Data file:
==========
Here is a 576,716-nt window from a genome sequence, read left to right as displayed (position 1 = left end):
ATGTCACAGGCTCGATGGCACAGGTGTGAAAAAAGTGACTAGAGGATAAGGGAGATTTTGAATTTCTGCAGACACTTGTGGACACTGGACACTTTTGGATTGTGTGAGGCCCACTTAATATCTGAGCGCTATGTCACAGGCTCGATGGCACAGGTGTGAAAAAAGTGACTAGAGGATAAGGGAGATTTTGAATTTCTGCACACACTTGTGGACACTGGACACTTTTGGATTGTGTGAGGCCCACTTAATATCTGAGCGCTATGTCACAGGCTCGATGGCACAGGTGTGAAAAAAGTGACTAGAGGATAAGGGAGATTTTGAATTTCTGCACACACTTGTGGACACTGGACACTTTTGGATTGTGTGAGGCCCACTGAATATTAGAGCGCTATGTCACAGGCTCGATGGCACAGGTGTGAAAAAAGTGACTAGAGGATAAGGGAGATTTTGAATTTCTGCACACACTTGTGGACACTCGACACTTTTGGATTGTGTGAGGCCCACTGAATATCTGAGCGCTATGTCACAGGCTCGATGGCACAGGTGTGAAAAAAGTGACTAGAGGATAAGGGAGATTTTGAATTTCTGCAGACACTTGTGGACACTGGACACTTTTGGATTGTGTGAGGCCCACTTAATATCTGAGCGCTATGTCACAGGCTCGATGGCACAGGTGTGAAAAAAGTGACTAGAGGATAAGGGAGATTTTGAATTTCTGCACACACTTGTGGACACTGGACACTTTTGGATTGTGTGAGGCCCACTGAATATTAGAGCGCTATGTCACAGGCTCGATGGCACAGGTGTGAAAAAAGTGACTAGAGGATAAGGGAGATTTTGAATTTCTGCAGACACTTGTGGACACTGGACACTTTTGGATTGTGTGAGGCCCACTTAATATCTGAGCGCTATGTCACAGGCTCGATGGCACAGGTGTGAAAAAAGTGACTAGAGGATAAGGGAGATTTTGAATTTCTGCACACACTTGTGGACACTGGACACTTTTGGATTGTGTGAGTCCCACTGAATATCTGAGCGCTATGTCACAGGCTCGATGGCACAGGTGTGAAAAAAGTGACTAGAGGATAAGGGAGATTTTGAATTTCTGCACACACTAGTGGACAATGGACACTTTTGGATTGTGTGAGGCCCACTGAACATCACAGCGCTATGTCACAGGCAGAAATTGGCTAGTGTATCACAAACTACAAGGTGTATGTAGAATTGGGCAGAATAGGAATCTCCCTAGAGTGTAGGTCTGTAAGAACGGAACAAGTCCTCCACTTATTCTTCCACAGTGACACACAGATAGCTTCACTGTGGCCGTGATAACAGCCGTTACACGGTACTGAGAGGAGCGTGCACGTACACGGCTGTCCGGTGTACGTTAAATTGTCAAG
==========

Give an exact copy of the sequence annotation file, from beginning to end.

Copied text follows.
Here is a 576,716-nt window from a genome sequence, read left to right as displayed (position 1 = left end):
ATGTCACAGGCTCGATGGCACAGGTGTGAAAAAAGTGACTAGAGGATAAGGGAGATTTTGAATTTCTGCAGACACTTGTGGACACTGGACACTTTTGGATTGTGTGAGGCCCACTTAATATCTGAGCGCTATGTCACAGGCTCGATGGCACAGGTGTGAAAAAAGTGACTAGAGGATAAGGGAGATTTTGAATTTCTGCACACACTTGTGGACACTGGACACTTTTGGATTGTGTGAGGCCCACTTAATATCTGAGCGCTATGTCACAGGCTCGATGGCACAGGTGTGAAAAAAGTGACTAGAGGATAAGGGAGATTTTGAATTTCTGCACACACTTGTGGACACTGGACACTTTTGGATTGTGTGAGGCCCACTGAATATTAGAGCGCTATGTCACAGGCTCGATGGCACAGGTGTGAAAAAAGTGACTAGAGGATAAGGGAGATTTTGAATTTCTGCACACACTTGTGGACACTCGACACTTTTGGATTGTGTGAGGCCCACTGAATATCTGAGCGCTATGTCACAGGCTCGATGGCACAGGTGTGAAAAAAGTGACTAGAGGATAAGGGAGATTTTGAATTTCTGCAGACACTTGTGGACACTGGACACTTTTGGATTGTGTGAGGCCCACTTAATATCTGAGCGCTATGTCACAGGCTCGATGGCACAGGTGTGAAAAAAGTGACTAGAGGATAAGGGAGATTTTGAATTTCTGCACACACTTGTGGACACTGGACACTTTTGGATTGTGTGAGGCCCACTGAATATTAGAGCGCTATGTCACAGGCTCGATGGCACAGGTGTGAAAAAAGTGACTAGAGGATAAGGGAGATTTTGAATTTCTGCAGACACTTGTGGACACTGGACACTTTTGGATTGTGTGAGGCCCACTTAATATCTGAGCGCTATGTCACAGGCTCGATGGCACAGGTGTGAAAAAAGTGACTAGAGGATAAGGGAGATTTTGAATTTCTGCACACACTTGTGGACACTGGACACTTTTGGATTGTGTGAGTCCCACTGAATATCTGAGCGCTATGTCACAGGCTCGATGGCACAGGTGTGAAAAAAGTGACTAGAGGATAAGGGAGATTTTGAATTTCTGCACACACTAGTGGACAATGGACACTTTTGGATTGTGTGAGGCCCACTGAACATCACAGCGCTATGTCACAGGCAGAAATTGGCTAGTGTATCACAAACTACAAGGTGTATGTAGAATTGGGCAGAATAGGAATCTCCCTAGAGTGTAGGTCTGTAAGAACGGAACAAGTCCTCCACTTATTCTTCCACAGTGACACACAGATAGCTTCACTGTGGCCGTGATAACAGCCGTTACACGGTACTGAGAGGAGCGTGCACGTACACGGCTGTCCGGTGTACGTTAAATTGTCAAG